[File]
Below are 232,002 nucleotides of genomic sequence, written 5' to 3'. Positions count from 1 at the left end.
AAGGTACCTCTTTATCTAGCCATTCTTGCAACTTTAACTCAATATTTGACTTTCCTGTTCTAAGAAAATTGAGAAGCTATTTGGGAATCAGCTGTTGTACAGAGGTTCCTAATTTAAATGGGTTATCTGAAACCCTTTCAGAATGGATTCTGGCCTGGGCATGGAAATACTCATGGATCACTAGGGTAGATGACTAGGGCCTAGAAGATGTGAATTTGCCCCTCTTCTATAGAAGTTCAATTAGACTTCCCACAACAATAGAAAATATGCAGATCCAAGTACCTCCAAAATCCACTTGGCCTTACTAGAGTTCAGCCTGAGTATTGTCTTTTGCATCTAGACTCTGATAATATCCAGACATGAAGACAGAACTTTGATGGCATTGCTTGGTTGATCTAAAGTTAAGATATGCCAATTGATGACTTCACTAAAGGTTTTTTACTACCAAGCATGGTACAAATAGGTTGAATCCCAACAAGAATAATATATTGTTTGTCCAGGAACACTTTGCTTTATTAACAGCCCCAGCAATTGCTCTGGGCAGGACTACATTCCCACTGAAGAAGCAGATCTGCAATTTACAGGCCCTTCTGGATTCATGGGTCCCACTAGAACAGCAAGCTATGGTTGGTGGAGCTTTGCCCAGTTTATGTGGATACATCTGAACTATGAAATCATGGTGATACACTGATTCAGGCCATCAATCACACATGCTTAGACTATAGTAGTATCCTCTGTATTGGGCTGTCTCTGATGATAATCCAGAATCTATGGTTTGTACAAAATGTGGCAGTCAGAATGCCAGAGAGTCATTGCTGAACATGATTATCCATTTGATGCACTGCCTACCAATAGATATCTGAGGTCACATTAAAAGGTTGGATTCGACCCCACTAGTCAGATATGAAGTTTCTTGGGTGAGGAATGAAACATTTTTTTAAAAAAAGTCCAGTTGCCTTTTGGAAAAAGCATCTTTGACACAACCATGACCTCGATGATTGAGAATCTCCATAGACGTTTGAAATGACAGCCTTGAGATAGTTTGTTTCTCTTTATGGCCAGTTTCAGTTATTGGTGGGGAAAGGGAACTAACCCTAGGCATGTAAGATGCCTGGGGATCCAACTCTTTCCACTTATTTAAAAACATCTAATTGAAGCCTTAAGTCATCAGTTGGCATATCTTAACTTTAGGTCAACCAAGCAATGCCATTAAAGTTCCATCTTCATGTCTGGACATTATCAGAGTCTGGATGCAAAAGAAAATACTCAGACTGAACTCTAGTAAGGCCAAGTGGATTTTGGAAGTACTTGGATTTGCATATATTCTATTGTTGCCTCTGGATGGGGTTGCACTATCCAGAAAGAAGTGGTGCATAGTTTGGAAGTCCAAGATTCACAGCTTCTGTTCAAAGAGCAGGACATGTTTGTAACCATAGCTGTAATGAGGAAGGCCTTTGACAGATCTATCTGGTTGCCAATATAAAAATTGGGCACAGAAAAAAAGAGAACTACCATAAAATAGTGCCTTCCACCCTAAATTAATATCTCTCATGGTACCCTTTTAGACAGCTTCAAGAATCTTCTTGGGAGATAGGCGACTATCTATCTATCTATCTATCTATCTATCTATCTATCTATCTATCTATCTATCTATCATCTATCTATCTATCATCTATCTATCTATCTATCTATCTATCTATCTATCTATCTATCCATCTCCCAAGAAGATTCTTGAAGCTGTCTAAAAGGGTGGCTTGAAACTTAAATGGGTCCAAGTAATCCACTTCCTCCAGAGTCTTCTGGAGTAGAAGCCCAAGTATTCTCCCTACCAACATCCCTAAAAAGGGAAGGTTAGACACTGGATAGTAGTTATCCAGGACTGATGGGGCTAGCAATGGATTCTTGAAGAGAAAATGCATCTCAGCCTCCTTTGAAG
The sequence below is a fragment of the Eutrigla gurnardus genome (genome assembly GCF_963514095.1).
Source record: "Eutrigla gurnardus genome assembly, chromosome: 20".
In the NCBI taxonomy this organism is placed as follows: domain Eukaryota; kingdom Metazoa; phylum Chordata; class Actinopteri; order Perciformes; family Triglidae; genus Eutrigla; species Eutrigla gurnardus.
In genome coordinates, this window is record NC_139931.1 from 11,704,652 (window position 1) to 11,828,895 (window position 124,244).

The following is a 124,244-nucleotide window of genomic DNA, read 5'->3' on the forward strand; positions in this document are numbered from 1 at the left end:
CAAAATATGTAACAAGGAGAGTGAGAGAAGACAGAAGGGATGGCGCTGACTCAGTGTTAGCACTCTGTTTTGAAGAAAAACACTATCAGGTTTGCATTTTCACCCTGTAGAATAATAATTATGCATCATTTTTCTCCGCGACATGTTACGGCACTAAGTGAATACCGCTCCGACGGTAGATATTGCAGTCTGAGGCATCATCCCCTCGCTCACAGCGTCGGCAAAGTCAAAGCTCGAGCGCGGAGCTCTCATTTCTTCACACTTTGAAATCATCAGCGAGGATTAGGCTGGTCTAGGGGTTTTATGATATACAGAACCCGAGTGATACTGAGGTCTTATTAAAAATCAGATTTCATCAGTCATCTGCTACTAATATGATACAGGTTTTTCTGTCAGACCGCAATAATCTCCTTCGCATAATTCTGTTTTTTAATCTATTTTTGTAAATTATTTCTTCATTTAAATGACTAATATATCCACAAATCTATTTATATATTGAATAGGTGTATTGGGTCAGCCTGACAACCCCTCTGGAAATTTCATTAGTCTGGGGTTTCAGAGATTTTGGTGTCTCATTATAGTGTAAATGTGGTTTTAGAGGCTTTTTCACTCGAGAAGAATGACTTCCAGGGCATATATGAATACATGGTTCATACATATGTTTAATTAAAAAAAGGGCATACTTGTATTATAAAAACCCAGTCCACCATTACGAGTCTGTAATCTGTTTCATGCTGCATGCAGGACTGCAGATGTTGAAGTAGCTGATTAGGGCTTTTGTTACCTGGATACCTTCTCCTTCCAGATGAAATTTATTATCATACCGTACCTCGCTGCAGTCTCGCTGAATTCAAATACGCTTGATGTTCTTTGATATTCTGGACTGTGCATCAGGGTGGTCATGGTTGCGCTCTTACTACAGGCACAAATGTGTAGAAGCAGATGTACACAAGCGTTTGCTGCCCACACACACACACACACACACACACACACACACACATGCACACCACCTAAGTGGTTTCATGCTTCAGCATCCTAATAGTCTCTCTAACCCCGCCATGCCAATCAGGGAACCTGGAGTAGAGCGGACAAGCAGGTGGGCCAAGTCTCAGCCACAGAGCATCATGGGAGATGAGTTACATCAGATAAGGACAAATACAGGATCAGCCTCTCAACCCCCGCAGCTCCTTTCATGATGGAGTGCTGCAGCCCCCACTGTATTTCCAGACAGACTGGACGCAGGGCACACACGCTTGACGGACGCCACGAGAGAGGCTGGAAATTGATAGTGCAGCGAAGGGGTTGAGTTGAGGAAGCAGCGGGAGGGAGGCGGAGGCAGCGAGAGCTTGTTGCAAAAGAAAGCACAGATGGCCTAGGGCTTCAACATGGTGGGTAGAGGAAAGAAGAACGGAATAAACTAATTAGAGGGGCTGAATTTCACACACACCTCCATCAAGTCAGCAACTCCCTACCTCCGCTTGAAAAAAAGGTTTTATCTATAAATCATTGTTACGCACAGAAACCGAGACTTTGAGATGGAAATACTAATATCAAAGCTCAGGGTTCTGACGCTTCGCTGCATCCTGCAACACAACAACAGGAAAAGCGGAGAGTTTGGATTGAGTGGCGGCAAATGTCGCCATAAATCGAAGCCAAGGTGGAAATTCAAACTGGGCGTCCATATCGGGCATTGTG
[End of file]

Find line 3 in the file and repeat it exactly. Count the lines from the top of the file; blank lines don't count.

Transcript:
The sequence below is a fragment of the Eutrigla gurnardus genome (genome assembly GCF_963514095.1).